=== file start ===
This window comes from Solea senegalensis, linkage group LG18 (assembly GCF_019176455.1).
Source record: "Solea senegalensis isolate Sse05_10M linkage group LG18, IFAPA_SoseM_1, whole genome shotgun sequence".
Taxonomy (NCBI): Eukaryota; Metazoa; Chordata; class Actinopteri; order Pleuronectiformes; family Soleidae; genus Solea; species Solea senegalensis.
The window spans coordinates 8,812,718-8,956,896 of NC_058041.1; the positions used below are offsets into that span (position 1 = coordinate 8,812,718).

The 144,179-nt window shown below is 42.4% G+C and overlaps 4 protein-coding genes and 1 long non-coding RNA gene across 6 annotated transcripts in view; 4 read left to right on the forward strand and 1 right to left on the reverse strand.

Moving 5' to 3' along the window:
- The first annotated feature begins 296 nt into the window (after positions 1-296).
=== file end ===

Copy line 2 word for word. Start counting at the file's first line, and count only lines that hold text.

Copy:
Source record: "Solea senegalensis isolate Sse05_10M linkage group LG18, IFAPA_SoseM_1, whole genome shotgun sequence".